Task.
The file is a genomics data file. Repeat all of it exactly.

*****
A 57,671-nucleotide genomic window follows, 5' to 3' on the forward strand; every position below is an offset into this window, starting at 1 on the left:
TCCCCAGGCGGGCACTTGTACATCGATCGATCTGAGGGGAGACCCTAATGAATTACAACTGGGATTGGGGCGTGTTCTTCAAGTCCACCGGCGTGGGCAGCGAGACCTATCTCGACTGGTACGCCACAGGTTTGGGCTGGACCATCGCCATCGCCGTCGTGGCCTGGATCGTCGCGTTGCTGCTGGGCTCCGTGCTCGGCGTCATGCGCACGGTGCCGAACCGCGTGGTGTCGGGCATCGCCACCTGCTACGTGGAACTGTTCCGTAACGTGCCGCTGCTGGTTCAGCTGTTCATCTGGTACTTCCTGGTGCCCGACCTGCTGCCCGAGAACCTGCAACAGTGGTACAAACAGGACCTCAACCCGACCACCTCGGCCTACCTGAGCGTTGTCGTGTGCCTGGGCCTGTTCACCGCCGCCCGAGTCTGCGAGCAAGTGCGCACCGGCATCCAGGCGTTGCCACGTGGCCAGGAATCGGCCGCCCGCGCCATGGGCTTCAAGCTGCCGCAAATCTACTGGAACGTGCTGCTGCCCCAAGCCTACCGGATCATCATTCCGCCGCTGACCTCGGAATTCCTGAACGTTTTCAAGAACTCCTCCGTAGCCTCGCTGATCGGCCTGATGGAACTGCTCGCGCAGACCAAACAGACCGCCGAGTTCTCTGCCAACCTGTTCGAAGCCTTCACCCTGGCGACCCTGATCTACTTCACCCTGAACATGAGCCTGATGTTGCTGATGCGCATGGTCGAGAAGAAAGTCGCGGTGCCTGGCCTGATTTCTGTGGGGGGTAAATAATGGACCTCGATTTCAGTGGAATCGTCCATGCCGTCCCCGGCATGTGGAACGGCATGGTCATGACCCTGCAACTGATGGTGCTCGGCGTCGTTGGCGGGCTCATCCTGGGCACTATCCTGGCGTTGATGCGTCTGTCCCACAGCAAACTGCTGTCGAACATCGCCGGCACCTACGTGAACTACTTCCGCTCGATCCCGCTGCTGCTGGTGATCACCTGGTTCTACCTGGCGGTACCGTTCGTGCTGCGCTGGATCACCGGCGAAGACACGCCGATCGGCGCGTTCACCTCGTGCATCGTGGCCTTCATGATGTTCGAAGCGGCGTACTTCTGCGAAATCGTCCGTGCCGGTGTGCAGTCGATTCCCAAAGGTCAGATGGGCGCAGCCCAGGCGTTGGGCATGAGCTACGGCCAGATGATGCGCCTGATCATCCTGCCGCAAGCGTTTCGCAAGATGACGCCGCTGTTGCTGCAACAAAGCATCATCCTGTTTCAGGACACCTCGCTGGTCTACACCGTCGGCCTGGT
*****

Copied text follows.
A 57,671-nucleotide genomic window follows, 5' to 3' on the forward strand; every position below is an offset into this window, starting at 1 on the left:
TCCCCAGGCGGGCACTTGTACATCGATCGATCTGAGGGGAGACCCTAATGAATTACAACTGGGATTGGGGCGTGTTCTTCAAGTCCACCGGCGTGGGCAGCGAGACCTATCTCGACTGGTACGCCACAGGTTTGGGCTGGACCATCGCCATCGCCGTCGTGGCCTGGATCGTCGCGTTGCTGCTGGGCTCCGTGCTCGGCGTCATGCGCACGGTGCCGAACCGCGTGGTGTCGGGCATCGCCACCTGCTACGTGGAACTGTTCCGTAACGTGCCGCTGCTGGTTCAGCTGTTCATCTGGTACTTCCTGGTGCCCGACCTGCTGCCCGAGAACCTGCAACAGTGGTACAAACAGGACCTCAACCCGACCACCTCGGCCTACCTGAGCGTTGTCGTGTGCCTGGGCCTGTTCACCGCCGCCCGAGTCTGCGAGCAAGTGCGCACCGGCATCCAGGCGTTGCCACGTGGCCAGGAATCGGCCGCCCGCGCCATGGGCTTCAAGCTGCCGCAAATCTACTGGAACGTGCTGCTGCCCCAAGCCTACCGGATCATCATTCCGCCGCTGACCTCGGAATTCCTGAACGTTTTCAAGAACTCCTCCGTAGCCTCGCTGATCGGCCTGATGGAACTGCTCGCGCAGACCAAACAGACCGCCGAGTTCTCTGCCAACCTGTTCGAAGCCTTCACCCTGGCGACCCTGATCTACTTCACCCTGAACATGAGCCTGATGTTGCTGATGCGCATGGTCGAGAAGAAAGTCGCGGTGCCTGGCCTGATTTCTGTGGGGGGTAAATAATGGACCTCGATTTCAGTGGAATCGTCCATGCCGTCCCCGGCATGTGGAACGGCATGGTCATGACCCTGCAACTGATGGTGCTCGGCGTCGTTGGCGGGCTCATCCTGGGCACTATCCTGGCGTTGATGCGTCTGTCCCACAGCAAACTGCTGTCGAACATCGCCGGCACCTACGTGAACTACTTCCGCTCGATCCCGCTGCTGCTGGTGATCACCTGGTTCTACCTGGCGGTACCGTTCGTGCTGCGCTGGATCACCGGCGAAGACACGCCGATCGGCGCGTTCACCTCGTGCATCGTGGCCTTCATGATGTTCGAAGCGGCGTACTTCTGCGAAATCGTCCGTGCCGGTGTGCAGTCGATTCCCAAAGGTCAGATGGGCGCAGCCCAGGCGTTGGGCATGAGCTACGGCCAGATGATGCGCCTGATCATCCTGCCGCAAGCGTTTCGCAAGATGACGCCGCTGTTGCTGCAACAAAGCATCATCCTGTTTCAGGACACCTCGCTGGTCTACACCGTCGGCCTGGT